Skip to content

Na̲nwak̲olas Council, Western Forest Products sign historic agreement

Agreement first-of-its-kind partnership between First Nations and forestry industry
Forests Minister Bruce Ralston, Na̲nwak̲olas Council president Dallas Smith, and WFP CEO Steven Hofer speak after the event. Photo by Marc Kitteringham/Campbell River Mirror

The Kwanwatsi Big House at the We Wai Kum First Nation in Campbell River was the ideal place to formally sign a historic agreement between North Island First Nations and Western Forest Products.

“This house was built with wood from our territory,” said We Wai Kum Chief Chris Roberts, gesturing up at the massive beams holding up the roof. They were held up by twin cedar pillars on each end carved into Totems at least five feet in diameter. “We are very fortunate to have had that to have this house in our community with wood that is ours from our territory … we went and picked our wood from our land and our territory. It was brought here and milled that’s how this house was built.”

Roberts was the first to speak during the ceremony, which included Dallas Smith as MC, B.C. Premier David Eby, Minister of Forests Bruce Ralston and Western Forest Products CEO Steven Hofer. The agreement allows the Nations in the Na̲nwak̲olas Council (Tlowitsis, We Wai Kai, Wei Wai Kum and K’ómoks) to acquire a 34 per cent interest from WFP in a newly formed limited partnership for $35.9 million. The partnership will consist of portions of WFP’s Mid Island operation, including 157,000 hectares in the territories of the Nations near Campbell River and Sayward. It will also manage an allowable annual cut of 904,540 cubic metres of timber.

“Too many times we focus on the challenges that face us both as indigenous communities as sectors working within our territories as governments trying to manage and coordinate the efforts,” said Dallas Smith, president of Na̲nwak̲olas Council. “As we start to take on the magnanimous task of the paradigm shift that’s needed towards sustainability, days like today need to be celebrated and acknowledged.”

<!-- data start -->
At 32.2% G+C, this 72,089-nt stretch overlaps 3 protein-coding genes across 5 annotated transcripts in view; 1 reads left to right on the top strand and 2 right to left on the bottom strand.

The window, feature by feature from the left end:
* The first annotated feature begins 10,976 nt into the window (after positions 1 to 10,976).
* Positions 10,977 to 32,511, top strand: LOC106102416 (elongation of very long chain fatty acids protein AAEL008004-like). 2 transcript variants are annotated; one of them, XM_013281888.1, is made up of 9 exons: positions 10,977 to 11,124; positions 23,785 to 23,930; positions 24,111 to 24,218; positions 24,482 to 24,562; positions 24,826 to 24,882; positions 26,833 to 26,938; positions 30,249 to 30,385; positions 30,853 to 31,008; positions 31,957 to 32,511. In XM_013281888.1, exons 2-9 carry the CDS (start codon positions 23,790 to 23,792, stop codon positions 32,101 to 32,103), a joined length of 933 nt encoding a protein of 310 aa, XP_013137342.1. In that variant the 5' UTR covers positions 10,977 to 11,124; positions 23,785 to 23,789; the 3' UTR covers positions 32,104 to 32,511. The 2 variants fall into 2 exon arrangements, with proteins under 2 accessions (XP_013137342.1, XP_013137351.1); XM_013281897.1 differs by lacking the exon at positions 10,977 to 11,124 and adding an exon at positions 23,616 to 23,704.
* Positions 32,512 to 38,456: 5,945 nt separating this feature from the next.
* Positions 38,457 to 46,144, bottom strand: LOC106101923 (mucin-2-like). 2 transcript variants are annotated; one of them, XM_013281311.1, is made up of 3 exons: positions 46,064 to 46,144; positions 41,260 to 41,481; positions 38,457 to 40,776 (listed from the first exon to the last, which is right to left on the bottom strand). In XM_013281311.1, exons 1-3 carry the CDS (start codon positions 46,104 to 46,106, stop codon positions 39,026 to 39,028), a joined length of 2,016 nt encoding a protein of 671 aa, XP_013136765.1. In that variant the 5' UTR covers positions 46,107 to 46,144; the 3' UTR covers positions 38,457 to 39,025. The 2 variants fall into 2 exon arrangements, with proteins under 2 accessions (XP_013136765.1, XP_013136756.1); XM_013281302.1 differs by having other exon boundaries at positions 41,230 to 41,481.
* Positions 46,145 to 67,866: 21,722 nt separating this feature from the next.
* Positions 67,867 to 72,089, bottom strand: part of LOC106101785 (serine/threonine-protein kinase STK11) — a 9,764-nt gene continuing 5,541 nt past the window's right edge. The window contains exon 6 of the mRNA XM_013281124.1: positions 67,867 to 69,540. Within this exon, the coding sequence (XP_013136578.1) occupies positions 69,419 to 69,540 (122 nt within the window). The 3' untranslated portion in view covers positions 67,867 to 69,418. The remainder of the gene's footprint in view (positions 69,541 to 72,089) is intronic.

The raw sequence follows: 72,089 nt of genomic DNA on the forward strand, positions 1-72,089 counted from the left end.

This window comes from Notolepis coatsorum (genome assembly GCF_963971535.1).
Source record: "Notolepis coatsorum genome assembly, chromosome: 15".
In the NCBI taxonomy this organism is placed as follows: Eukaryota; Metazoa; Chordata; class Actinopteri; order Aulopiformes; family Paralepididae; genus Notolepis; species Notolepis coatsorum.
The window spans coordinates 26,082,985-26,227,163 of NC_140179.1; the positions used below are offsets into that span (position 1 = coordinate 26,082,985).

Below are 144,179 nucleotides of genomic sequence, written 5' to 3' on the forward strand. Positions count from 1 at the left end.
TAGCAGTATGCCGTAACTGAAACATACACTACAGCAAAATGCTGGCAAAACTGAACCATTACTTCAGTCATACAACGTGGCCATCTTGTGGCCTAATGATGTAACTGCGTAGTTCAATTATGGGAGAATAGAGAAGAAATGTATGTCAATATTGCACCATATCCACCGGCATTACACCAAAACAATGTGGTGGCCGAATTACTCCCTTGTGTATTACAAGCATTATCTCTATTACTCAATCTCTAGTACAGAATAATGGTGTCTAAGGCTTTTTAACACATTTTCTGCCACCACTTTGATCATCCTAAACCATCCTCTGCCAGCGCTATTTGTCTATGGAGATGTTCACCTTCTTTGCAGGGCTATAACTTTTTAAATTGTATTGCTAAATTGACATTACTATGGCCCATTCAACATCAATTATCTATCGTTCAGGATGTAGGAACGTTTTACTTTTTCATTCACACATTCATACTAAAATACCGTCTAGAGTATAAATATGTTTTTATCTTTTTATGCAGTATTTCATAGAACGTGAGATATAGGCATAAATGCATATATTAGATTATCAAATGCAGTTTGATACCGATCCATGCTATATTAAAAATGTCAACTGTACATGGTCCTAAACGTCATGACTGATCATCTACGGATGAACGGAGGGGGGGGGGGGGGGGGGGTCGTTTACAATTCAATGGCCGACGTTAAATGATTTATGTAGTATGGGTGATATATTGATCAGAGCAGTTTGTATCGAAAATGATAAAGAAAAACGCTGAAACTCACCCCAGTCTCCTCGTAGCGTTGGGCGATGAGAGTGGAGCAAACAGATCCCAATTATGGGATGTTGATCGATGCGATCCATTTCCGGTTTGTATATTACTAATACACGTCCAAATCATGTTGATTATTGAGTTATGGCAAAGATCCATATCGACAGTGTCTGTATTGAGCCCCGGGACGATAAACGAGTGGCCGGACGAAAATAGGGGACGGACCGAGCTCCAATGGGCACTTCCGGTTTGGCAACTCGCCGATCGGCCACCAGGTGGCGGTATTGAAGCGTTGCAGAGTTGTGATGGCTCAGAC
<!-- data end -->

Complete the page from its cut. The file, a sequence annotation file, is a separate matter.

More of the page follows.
“The agreement means we’ve actually established a new path forward for years,” Smith said during an interview after the ceremony. “The years of work that we’ve put into this is small compared to the dividends and opportunities that it’s going to bring to our future generations.”

The agreement was made with things like old growth deferrals, climate change and biodiversity in mind.

“We’re going to continue to adjust accordingly to make sure that there’s a balance between the economy, the ecology, and the human wellbeing of our community,” Smith said.

“It’s really a new approach to how the land base is going to be managed,” said Hofer. “It’s not Western saying to the Nations that this is how it’s going to be managed … it’s a collaborative process through an Integrated Resource management plan that looks at … this land base for the next 150 to 200 years. That has never been done before in this province.”

Ralston said that while the process has been challenging to make sure all the stakeholder needs are met, but “it is possible, it’s a cause for optimism, it’s a cause for celebration and is a model for other parts of the province, other groups and other parts of the industry.”

The event concluded with an exchange of gifts following Kwakwakaʼwakw protocol, and the unveiling of the name of the new partnership: “La-kwa sa muqw Forestry.”

RELATED: Eby talks wildfires, forestry and how Indigenous deal can be a B.C. template

First Nation finfish alliance releases review of pro-salmon-farming science

Recipients of gifts, including Premier David Eby, took part in a traditional dance as the ceremony concluded. Photo by Marc Kitteringham/Campbell River Mirror
Premier David Eby spoke on behalf of the province during the event. Photo by Marc Kitteringham/Campbell River Mirror
Signatories from the four member Nations and Western Forest Products sign the agreement. Photo by Marc Kitteringham/Campbell River Mirror

Marc Kitteringham

About the Author: Marc Kitteringham

I joined Campbell River Mirror in early 2020, writing about the environment, housing, local government and more.
Read more